Choosing between submuscular & subglandular breast implants.
Although we’re primarily a breast implant sizing service, we get asked a lot of other questions by our patients. One of the more common questions is “which are better, subpectoral breast implants or subglandular breast implants?” Usually that question is closely followed by ‘what is dual plane?”
The short (and very generalised) answer is: Submuscular is used in younger, skinnier women, with little natural breast tissue, having round implants, and wanting a more natural look. Subglandular is used in patients who have had children, those with more natural breast tissue, those with some breast ptosis or droopiness, and those having anatomical implants. Dual plane is a surgical technique combining both options, in an attempt to get the best of both worlds.
The long answer is, as usual, very long, and involves figuring out which option is best for you.
Breasts are made of layers, firstly skin on the outside, and a mixture of fat and glandular tissue (that makes milk) on the inside. Underneath the breast is the pectoralis major (usually shortened to ‘Pec’) muscle, and underneath the pec is the rib cage.
Putting breast implants inside your body involves making a small incision, and then through that incision splitting (dissecting) apart two of the layers. Splitting apart the layers creates a space (the pocket or cavity) that the breast implant sits in.
The first main option is to split apart the glandular tissue from the pec muscle. This creates a subglandular pocket. On the good old internet, this is also called ‘overs’ or ‘on top’. The second main option, splitting apart the pec muscle from the ribcage underneath, creates a submuscular pocket. ‘Subpectoral’ to experts (you’ll notice I use both terms interchangeably **), ‘unders’ on the forums!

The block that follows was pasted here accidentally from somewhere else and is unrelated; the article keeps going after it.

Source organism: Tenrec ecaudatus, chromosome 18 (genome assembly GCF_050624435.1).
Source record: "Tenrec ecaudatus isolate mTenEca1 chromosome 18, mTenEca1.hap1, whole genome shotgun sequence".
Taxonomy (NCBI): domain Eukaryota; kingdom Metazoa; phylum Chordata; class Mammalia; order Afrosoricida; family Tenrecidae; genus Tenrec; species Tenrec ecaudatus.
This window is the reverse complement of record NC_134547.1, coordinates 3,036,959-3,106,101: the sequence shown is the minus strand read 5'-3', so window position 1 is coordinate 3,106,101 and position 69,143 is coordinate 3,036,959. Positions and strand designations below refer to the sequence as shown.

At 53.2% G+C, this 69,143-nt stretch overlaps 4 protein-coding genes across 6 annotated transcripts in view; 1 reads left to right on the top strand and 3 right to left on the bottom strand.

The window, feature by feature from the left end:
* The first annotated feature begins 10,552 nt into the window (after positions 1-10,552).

Now it’s very likely that your surgeon is going to pretty much tell you ‘which you need’. Personally, once I’ve decided with a patient on implant size, shape, technique etc, and asked them about their goals and their exercise regime, I generally just tell them ‘this is what you’re getting’. But it is definitely worthwhile trying to explain the complex calculations that go on in a plastic surgeon brain, so read on!
** This is actually incorrect. Technically, a ‘submuscular’ pocket refers to putting the entire implant underneath the pec muscle and some other muscles. Technically a ‘subpectoral’ pocket refers to putting the top 1/3 to 2/3 of the implant underneath the pec and the bottom part is not underneath any muscle. But for SEO purposes I’m using both terms in this post.
Why subpectoral breast implants are best. Maybe.
The critical advantage of submuscular breast implants is that it makes the breast look less fake. (At least in photos, at rest.)
This is because the thing that makes breasts look ‘fake’ is the ‘shelf effect’, where the top edge of the implant is noticeable. From side on you see the collarbone, and the chest below it is flat, and then boom, the breast starts. The thinner your skin and fat and glandular tissue sitting on top of the implant, (i.e. the closer to the outside world that implant is), the more you will be able to see the shape of the implant and especially the top edge of it.
The pec muscle is anywhere from 1cm to 5cm thick, and if you have got skin, fat, glandular tissue plus 2cm of Pec muscle sitting on top of your implant, that extra 2 cm will make the top edge of the implant much less visible to the outside world. The Pec muscle actually only covers the top half of the implant, because of the triangular shape of that muscle. This has the bonus effect of ‘squishing’ the top half of the implant and pushing the volume down into the bottom half of the implant, which creates a more teardrop, natural, less noticeable top edge.
If you’ve already got 5cm of skin fold thickness and/or breast tissue covering over the top edge of your implant, the extra 2cm of Pec muscle won’t make any difference, which is why this ‘shelf effect’ is only an issue in skinnier women with smaller existing breasts. And if you’re choosing a smaller implant, a lower profile, or an anatomical shape, the ‘shelf effect’ may not be an issue even in skinnier and smaller patients.
Less important advantages of subpectoral implants are a slightly decreased risk of capsule formation, and a slightly quicker surgery.